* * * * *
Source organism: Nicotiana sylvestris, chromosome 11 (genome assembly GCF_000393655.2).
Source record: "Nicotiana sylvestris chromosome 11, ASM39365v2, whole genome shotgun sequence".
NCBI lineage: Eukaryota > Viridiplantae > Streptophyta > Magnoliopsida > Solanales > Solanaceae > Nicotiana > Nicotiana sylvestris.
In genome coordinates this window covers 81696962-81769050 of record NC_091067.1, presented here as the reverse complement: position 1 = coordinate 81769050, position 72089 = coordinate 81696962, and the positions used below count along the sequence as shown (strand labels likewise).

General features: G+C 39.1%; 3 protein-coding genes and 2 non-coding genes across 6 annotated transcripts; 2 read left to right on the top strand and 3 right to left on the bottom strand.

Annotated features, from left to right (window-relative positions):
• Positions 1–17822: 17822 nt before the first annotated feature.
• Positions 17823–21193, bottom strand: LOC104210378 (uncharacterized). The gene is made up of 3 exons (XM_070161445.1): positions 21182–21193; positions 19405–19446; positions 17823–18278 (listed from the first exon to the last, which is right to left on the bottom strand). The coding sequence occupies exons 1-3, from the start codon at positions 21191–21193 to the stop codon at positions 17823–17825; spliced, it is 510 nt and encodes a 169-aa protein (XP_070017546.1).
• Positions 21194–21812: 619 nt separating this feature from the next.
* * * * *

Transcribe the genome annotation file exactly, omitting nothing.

Source organism: Nicotiana sylvestris, chromosome 11 (genome assembly GCF_000393655.2).
Source record: "Nicotiana sylvestris chromosome 11, ASM39365v2, whole genome shotgun sequence".
NCBI lineage: Eukaryota > Viridiplantae > Streptophyta > Magnoliopsida > Solanales > Solanaceae > Nicotiana > Nicotiana sylvestris.
In genome coordinates this window covers 81696962-81769050 of record NC_091067.1, presented here as the reverse complement: position 1 = coordinate 81769050, position 72089 = coordinate 81696962, and the positions used below count along the sequence as shown (strand labels likewise).

General features: G+C 39.1%; 3 protein-coding genes and 2 non-coding genes across 6 annotated transcripts; 2 read left to right on the top strand and 3 right to left on the bottom strand.

Annotated features, from left to right (window-relative positions):
• Positions 1–17822: 17822 nt before the first annotated feature.
• Positions 17823–21193, bottom strand: LOC104210378 (uncharacterized). The gene is made up of 3 exons (XM_070161445.1): positions 21182–21193; positions 19405–19446; positions 17823–18278 (listed from the first exon to the last, which is right to left on the bottom strand). The coding sequence occupies exons 1-3, from the start codon at positions 21191–21193 to the stop codon at positions 17823–17825; spliced, it is 510 nt and encodes a 169-aa protein (XP_070017546.1).
• Positions 21194–21812: 619 nt separating this feature from the next.